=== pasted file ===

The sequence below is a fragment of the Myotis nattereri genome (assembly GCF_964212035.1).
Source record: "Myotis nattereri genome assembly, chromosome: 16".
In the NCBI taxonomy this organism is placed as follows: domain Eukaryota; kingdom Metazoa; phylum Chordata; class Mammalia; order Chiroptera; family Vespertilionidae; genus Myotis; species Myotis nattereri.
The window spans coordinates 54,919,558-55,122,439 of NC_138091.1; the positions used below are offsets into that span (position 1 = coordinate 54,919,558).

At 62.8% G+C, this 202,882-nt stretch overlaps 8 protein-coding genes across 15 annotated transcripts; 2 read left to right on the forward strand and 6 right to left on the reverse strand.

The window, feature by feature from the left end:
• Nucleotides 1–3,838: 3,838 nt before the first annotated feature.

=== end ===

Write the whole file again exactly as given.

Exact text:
The sequence below is a fragment of the Myotis nattereri genome (assembly GCF_964212035.1).
Source record: "Myotis nattereri genome assembly, chromosome: 16".
In the NCBI taxonomy this organism is placed as follows: domain Eukaryota; kingdom Metazoa; phylum Chordata; class Mammalia; order Chiroptera; family Vespertilionidae; genus Myotis; species Myotis nattereri.
The window spans coordinates 54,919,558-55,122,439 of NC_138091.1; the positions used below are offsets into that span (position 1 = coordinate 54,919,558).

At 62.8% G+C, this 202,882-nt stretch overlaps 8 protein-coding genes across 15 annotated transcripts; 2 read left to right on the forward strand and 6 right to left on the reverse strand.

The window, feature by feature from the left end:
• Nucleotides 1–3,838: 3,838 nt before the first annotated feature.